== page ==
Big increase in tribunal claims involving part timers and older workers

An analysis of tribunal claims over the last year shows a big increase in cases related to age discrimination and part-time workers.

Part Time or Full Time writing on block with clock on top


Over 93% of cases for ‘redundancy – failure to inform’ were successful at tribunal in the last year,  according to a report from law firm Wright Hassall, which shows big increases in cases related to part-time regulations and age discrimination.

The report says the most common complaint to an employment tribunal over the last 10 years is under the Working Time Directive. This protects the rights of workers in terms of how much time they can legally be asked to work, as well as guaranteeing a set minimum number of paid holidays and rest hours between shifts, amongst other things. This is by far the most common complaint to an employment tribunal, with 456,210 claims being issued in the last decade.

In 2020/21, however, Working Time Directive claims were second to unfair dismissals. Since the pandemic, however, the biggest increase in tribunal cases has been in those related to part-time regulations [up 767%] and age discrimination [up 530%]. Part-time regulations are designed to protect part-time workers, ensuring that they are treated equally to their full-time counterparts, and are not discriminated against because of their part-time status. Age discrimination cases related to people being treated differently at work due to their age, allowing them to work on an equal footing with younger or older colleagues.

The most successful cases relate to a failure to follow proper procedures in redundancy. 29.5% of age discrimination cases were settled out of court. Only 9% went to tribunal with 20% of these successful – the lowest success rate for tribunal action in the 22 top reasons for tribunals, although other categories had a lower overall success rate [settlements and tribunals]. 38% of part-time regulation cases were successful at tribunal and 33% of sex discrimination cases. Equal pay claims had the lowest combined score as less than 1% went to tribunal, although when they did go to tribunal they were more successful than age discrimination cases.

The report shows a long-term trend for fewer cases to be settled out of tribunal without going to a hearing, a rise in the success rate of hearings and an overall decrease in successful cases due to the fall in settlements which it says tips the balance in employers’ favour. This may in part be linked to the introduction of fees between 2013 and 2017 which led to a fall in claims being issued.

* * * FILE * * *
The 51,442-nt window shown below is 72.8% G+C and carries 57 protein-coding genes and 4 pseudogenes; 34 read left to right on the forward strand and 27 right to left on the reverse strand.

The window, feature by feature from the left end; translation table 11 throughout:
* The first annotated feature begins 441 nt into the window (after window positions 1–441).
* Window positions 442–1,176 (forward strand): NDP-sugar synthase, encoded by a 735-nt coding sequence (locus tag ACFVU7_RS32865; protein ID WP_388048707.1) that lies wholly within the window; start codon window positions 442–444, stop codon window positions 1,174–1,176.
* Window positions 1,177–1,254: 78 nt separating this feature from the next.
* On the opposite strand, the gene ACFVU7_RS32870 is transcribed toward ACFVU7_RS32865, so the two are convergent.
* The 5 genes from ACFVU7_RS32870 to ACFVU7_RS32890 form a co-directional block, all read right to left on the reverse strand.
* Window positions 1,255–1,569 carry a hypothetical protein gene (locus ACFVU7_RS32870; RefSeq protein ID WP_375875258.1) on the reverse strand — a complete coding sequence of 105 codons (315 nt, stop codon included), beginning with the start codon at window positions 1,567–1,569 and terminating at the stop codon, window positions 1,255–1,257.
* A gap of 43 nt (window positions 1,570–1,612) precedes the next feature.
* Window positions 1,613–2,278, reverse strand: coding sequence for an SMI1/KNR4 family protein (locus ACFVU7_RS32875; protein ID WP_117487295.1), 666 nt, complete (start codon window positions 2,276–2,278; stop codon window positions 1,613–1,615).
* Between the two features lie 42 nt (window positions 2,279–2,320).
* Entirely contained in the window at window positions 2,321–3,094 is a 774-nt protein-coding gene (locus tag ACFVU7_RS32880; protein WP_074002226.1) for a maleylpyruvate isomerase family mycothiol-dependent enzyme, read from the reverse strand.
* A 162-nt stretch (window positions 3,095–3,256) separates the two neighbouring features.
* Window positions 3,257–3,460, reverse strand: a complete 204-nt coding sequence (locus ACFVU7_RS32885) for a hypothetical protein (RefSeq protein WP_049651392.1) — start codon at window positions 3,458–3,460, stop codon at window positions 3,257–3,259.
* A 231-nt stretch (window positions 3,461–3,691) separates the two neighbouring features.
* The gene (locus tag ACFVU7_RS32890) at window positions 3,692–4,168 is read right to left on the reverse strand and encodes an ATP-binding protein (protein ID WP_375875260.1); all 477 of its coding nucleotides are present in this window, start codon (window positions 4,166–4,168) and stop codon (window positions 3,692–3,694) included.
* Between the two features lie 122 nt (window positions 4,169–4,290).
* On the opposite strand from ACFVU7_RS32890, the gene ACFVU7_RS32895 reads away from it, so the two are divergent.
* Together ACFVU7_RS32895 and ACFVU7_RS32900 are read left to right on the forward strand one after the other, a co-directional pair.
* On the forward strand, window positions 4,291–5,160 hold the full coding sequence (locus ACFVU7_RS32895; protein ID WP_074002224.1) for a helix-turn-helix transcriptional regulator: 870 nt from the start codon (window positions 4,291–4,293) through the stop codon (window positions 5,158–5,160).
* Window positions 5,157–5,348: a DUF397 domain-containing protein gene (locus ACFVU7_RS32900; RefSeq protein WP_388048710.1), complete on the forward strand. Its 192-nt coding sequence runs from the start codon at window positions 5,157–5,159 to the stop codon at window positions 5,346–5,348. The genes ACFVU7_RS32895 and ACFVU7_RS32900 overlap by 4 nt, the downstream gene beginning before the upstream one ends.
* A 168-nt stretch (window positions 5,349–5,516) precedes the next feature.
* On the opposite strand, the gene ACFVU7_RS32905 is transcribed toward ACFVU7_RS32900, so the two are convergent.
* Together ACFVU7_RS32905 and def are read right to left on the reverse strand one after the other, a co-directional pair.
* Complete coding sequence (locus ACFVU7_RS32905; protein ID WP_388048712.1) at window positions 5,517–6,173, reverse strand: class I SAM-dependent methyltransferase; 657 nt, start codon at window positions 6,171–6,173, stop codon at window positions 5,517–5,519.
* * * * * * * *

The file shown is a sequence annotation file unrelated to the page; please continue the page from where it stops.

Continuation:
However, since the pandemic there has been an increase in out of court settlements of 9.75% against pre-pandemic levels. 9.58% fewer cases are reaching hearings than the previous year, which could be explained by external pressures from the coronavirus outbreak, says the report. While out of court settlements have risen, the success rate of hearings has fallen, with 4.11% fewer successful hearings. This has resulted in a small rise in overall successful outcomes of 2.85%.

Fire and rehire advice

Meanwhile, Acas has published new advice today on the practice of firing and rehiring which it says can help employers maintain good employment relations and reach agreement with staff if they are thinking about making changes to their contracts.

Acas advice is that organisations that are considering contract changes should fully consult with all affected staff and their representatives “in a genuine and meaningful way”.

If both sides are finding it difficult to reach an agreement then Acas advice includes tips on how to:

  • keep discussions constructive;
  • explore alternative options to reach a compromise; and
  • stay focused on trying to reach consensus.

Acas advises that the practice of fire and rehire is an extreme step that can damage staff morale, productivity, working relations and can also lead to industrial action.

Other risks for employers in using fire and rehire practices can include:

  • making it harder for both sides to reach a negotiated solution if employees feel ‘threatened’ by an employer
  • expensive legal claims from staff who feel that they have been unfairly dismissed or discriminated against;
  • reputational damage, which can make it difficult for an organisation to attract new employees;
  • immediate and long-lasting damage to trust with staff; and
  • losing valued people because they do not accept the offer of a new contract, or staff leaving later due to unhappiness over the change or the way it was made.

Acas’s full advice is available at:



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